It is further recommended by the conference that suitable nominations be made for representatives of the State in Congress. These cannot be made, with accurate reference to territory, until by redistricting the State, the gross inequalities of the present arrangement shall be redressed. But attention will naturally be directed to such men as will worthily represent the State. Virginia owed her former weight in the councils of the country to the disinterested patriotism and exalted character, no less than the political ability, which distinguished her representatives. By no other means, can any share of that influence be regained. With such aid, the favorable regard of Congress may be asked to the relief of the South by a more just and equitable distribution of the national currency; the relief of the great staple, tobacco, from ruinous specific taxation and those galling and oppressing restrictions which depress and deter the fair dealer, while they tempt the unfair to fraudulent evasion; money appropriations for the internal improvements of the State, bringing them in connection with the great trans-continental lines of communication, and an equal share in all the benefits of general legislation for the Union.

Thus have we discharged the representative duty of recommending for Virginia a State policy free from outside influence or intervention, the prime condition of which is the conservation of the power of the State in conservative hands, and between which and social anarchy and misrule we discern no alternative; a policy of peaceful restoration, and development of the internal resources of the State, as the best security for her present well-being and future weight and influence; a policy in which the States of the South have been instructed by common interests, suffering, and danger; which, at a juncture ominous of political change, guards and provides for the present, but reserves the power of decision in the future formation and movements of national parties.













RICHMOND, August 4, 1870.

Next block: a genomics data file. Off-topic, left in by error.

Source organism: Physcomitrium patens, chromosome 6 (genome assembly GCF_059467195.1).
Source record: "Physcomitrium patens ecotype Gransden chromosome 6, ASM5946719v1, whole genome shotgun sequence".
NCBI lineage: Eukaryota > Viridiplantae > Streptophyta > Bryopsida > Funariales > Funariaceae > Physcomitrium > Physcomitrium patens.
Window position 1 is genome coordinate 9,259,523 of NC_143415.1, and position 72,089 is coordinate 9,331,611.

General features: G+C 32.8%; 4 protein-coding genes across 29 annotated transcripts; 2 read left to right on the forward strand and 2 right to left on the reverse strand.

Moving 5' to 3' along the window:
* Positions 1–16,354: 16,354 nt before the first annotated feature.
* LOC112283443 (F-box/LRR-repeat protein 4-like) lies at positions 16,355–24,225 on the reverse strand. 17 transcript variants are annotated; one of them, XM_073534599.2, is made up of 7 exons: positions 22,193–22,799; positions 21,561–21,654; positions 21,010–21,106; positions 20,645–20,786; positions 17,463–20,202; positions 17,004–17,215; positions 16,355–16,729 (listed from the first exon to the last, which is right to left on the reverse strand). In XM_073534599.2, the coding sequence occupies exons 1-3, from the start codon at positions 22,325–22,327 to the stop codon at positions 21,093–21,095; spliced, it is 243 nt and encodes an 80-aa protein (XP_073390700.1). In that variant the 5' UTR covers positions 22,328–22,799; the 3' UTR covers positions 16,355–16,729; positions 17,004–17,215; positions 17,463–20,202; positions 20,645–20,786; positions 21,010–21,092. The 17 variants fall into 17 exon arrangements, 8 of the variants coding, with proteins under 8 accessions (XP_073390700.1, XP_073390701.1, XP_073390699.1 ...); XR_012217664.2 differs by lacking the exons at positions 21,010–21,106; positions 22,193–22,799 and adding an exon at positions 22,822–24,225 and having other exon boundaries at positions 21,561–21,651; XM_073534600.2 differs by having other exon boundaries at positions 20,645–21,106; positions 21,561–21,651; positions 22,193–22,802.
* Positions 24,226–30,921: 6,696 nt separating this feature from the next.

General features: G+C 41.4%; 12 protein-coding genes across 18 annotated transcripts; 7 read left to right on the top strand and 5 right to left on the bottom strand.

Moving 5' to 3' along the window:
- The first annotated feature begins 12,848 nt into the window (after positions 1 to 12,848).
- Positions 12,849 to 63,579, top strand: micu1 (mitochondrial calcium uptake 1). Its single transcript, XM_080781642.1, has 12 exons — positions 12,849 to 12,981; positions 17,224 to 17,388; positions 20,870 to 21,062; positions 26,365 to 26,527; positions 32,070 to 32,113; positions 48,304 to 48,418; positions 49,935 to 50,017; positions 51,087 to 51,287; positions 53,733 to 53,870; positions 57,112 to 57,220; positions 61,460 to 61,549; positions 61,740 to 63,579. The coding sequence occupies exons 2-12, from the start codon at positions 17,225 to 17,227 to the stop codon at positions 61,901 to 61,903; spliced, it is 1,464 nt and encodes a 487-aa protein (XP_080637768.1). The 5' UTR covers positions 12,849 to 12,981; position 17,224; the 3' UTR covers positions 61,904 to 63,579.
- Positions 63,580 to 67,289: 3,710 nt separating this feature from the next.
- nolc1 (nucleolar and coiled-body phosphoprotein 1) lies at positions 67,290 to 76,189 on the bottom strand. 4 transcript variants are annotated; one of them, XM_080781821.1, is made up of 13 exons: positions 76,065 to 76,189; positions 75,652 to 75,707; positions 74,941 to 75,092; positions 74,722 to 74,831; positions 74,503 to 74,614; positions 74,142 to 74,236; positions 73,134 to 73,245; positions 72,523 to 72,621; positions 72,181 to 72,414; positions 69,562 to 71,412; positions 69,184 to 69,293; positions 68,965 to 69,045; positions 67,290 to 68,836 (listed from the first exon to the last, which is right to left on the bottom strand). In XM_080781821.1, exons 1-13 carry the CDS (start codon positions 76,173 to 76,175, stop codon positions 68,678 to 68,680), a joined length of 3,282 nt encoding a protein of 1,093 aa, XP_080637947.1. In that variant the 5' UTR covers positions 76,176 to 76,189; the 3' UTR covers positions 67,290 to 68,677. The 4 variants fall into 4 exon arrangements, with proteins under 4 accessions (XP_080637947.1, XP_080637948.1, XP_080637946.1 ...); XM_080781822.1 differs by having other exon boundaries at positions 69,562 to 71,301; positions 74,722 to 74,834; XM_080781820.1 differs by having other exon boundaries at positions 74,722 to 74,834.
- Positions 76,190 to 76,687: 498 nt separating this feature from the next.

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[No Title]
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Summary: The Board of Education appointed Maj. Jed Hotchkiss Superintendent of Augusta Schools.
(Names in announcement: Maj. Jed Hotchkiss)
[No Title]
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Summary: Dr. Downey will open an English and classical school for boys in his home.
(Names in announcement: Dr. Downey)
[No Title]
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Summary: The paper called attention to Deerfield School in Augusta County, run by Prof. S. A. Harris and Miss Virginia Lawrence.
(Names in announcement: Prof. S. A. Harris, Miss Virginia Lawrence)
Valley Railroad Elections
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Summary: Announced the defeat of the Valley Railroad subscription and printed the results of the vote.
Full Text of Article:

The election which occurred in this county, on Saturday last, on the question of subscribing $300,000 to the stock of the Valley R. R. Company was defeated, as the required three-fifths majority was not obtained. The defeat of the subscription is due chiefly, as was apprehended, to the fact that the Shenandoah Valley R. R. Company succeeded in making the impression in the Eastern portion of the county that their road will be constructed through that portion of the county without cost.

We regret, on many accounts, the defeat of the subscription, but do not despair yet of having the Valley R. R. built.

We have faith that some means will be adopted which will ensure the construction of this road. It is too important an improvement to fail of being constructed. The following is the vote:

PRECINCTS. FOR SUB. AG'ST SUB. Staunton No. 1, 304 16 Staunton No. 2, 305 48

Beverly Manor Township.

Sandy Hollow, 129 27 Peaco's Mill 19 25 Bolivar, 97 14 Folly Mills, 25 32 Hebron, 109 8

River Heads Township.

Middlebrook, 101 89 New Port, 43 11 Midway, 44 5 Greenville, 159 63

The Pastures Township.

Churchville, 54 64 Buffalo Gap, 79 6 Craigsville, 29 32 Deerfield, 24 8 Lebanon W. Sulphur 1 12

South River Township.

Barterbrook, 9 41 Sherando, 54 32 Waynesboro, 89 231 Fisherville, 23 76

Middle River Township.

Mt. Sidney, 91 132 Mt. Meridian, 3 96 New Hope, 25 203 Red Mills, 0 47 Verona, 39 13

North River Township.

Parnassus 11 89 Spring Hill, 53 81 Mt. Solon, 42 140 Centreville, 16 56 Sangersville, 6 57 Total 1983 1760

The total vote being 3,743, it required 2,246 votes to be cast in the affir----mative to carry this subscription; and as there were but 1,983 affirmative votes cast, the subscription failed to be carried by 263 votes.